When a sports agent has a moral epiphany and is fired for expressing it, he decides to put his new philosophy to the test as an independent agent with the only athlete who stays with him and his former colleague.
Jerry Maguire (Tom Cruise) is a successful sports agent. The biggest clients, the respect, a beautiful fiancée, he has it all. Until one night he questions his purpose. His place in the world, and finally comes to terms with what's wrong with his career and life. Recording all of his thoughts in a mission statement, Jerry feels he has a new lease on life. Unfortunately his opinions aren't met with enthusiasm from his superiors and after dishonorably being stripped of his high earning clients and elite status within the agency, Jerry steps out into the sports business armed with only one volatile client, Rod Tidwell (Cuba Gooding, Jr.), and the only person with belief in his abilities, Dorothy Boyd (Renée Zellweger), with the impossible task of rebuilding what he once had. Along the way, he faces the harsh truth which he'd ignored in the past and a host of hardships that he'd never faced before.Written by
Two Sir Paul McCartney instrumentals are used in this movie, "Momma Miss America" (during the airport montage) and "Singalong Junk" (during Jerry and Dorothy's first kissing scene on the porch), both from the 1970 album "McCartney". Cameron Crowe received McCartney's permission without ever having met him, instead sending a tape of this movie to the latter's office. The two met for the first time five years later in Los Angeles, California, and the result of that meeting was McCartney composing the title song to Crowe's Vanilla Sky (2001), which earned an Oscar nomination for Best Original Song. See more »
When Dorothy is about to go out with Jerry, she
alternately has/doesn't have curly hair on the side of her face. See more »
The version prepared for the cable TV premiere on Showtime includes a new fictional Reebok advertisement at the end of the film over the closing credits. Director Cameron Crowe originally decided not to include the commercial, who features Cuba Gooding Jr. as athlete Rod Tidwell, in the theatrical version because he thought he ruined the ending. Allegedly, the fictional commercial has been reinstated because of a lawsuit between Reebok and Columbia Pictures over the terms of product placement in the film. See more »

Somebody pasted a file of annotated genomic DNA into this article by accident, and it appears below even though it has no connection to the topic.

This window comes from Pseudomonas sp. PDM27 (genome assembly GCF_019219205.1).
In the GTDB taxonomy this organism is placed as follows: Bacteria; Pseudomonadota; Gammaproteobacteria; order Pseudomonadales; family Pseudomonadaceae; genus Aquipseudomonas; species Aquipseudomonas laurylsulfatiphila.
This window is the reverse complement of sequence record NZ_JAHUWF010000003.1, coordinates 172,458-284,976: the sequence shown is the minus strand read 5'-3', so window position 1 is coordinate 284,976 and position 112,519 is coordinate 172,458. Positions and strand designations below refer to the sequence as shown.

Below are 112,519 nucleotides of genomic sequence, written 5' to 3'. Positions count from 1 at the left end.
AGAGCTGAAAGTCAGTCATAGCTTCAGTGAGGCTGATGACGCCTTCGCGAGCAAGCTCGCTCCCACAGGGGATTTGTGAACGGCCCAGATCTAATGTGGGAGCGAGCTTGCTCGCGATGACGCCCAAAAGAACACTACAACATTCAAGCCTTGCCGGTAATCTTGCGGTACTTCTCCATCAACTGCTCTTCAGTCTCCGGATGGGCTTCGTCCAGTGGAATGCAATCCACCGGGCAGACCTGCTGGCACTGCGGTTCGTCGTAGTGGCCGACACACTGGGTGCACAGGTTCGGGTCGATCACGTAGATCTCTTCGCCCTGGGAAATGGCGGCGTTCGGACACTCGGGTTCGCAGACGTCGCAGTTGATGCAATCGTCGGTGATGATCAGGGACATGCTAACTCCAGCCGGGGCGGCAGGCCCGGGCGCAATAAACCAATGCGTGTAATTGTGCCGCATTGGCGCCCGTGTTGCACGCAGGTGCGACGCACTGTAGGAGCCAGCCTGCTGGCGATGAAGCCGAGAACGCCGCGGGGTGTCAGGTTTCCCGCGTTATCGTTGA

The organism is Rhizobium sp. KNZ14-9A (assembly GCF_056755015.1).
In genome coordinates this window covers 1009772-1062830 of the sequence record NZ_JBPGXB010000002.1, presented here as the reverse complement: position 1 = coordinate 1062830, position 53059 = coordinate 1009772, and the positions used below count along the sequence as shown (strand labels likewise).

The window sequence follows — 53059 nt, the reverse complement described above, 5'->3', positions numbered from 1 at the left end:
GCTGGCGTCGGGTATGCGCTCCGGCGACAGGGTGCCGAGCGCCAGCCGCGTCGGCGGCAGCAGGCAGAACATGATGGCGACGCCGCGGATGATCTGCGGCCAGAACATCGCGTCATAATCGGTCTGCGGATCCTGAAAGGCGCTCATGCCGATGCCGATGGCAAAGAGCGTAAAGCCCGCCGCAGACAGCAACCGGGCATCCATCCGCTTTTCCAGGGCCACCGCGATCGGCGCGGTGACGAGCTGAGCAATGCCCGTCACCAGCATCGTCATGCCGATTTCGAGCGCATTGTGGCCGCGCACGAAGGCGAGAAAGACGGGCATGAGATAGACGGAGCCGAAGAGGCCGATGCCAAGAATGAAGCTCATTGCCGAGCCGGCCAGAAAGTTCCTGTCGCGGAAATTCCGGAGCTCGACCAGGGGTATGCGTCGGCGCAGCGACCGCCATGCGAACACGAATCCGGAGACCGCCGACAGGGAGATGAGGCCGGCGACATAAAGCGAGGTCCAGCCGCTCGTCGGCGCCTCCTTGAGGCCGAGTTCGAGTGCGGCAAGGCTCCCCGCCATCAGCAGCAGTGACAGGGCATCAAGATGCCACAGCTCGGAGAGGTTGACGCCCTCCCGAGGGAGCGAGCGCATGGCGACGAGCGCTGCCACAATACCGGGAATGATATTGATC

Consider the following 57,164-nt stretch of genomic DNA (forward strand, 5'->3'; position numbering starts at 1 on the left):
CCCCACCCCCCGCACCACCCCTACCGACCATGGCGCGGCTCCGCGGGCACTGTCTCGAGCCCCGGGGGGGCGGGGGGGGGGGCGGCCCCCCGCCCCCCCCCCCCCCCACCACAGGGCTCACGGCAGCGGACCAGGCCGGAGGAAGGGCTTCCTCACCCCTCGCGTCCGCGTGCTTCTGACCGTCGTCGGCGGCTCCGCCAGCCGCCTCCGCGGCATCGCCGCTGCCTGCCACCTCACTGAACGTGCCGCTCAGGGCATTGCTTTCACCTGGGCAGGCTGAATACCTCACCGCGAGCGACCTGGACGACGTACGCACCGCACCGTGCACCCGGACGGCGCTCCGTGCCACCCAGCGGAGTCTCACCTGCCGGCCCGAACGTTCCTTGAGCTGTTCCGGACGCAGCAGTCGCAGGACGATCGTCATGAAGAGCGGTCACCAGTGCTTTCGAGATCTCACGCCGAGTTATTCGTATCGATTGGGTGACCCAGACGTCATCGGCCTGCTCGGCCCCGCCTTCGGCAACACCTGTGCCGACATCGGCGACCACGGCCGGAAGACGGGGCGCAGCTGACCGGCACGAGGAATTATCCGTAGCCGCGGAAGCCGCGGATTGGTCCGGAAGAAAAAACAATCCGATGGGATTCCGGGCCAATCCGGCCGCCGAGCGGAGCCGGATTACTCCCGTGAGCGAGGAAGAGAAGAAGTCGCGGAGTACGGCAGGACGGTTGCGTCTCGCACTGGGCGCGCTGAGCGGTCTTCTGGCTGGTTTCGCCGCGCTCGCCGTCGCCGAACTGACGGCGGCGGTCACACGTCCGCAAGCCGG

This movie is a comedy, drama, romance, sports movie, and a money movie (e.g. Wall Street, where the main character is trying to make a lot of money). The problem such a movie faces is maintaining a consistent tone. Remember Prizzi's Honor? JM solves that problem by using restraint. It doesn't go over the top, although its characters sometimes do. It has funny moments, but it's not Animal House or American Pie. It's a drama, but it keeps the stakes low. This isn't Armageddon: they aren't trying to save the world. There are no life or death decisions. The romantic stakes aren't that high either: Renee Zellweger loves Tom Cruise, but she's been in love before and if this doesn't work out, she will be again. The only really high stakes are the money. By keeping the stakes low, JM let's us watch it with a bit of detachment.
This is more of a drama than a comedy. A good test is whether the characters change. Here, Tom Cruise starts off completely cynical, abruptly changes to ridiculously idealistic, then spends the rest of the movie finding the right balance. Renee Zellweger starts by loving Tom Cruise from afar, then gets him, then has to work out her ambiguous feelings.
JM is fun to watch. The characters, though flawed, are sympathetic. We enjoy watching them succeed, fail (sometimes in funny ways), and try to discover what they really care about. It's complicated, thoughtful, and surprisingly subtle.
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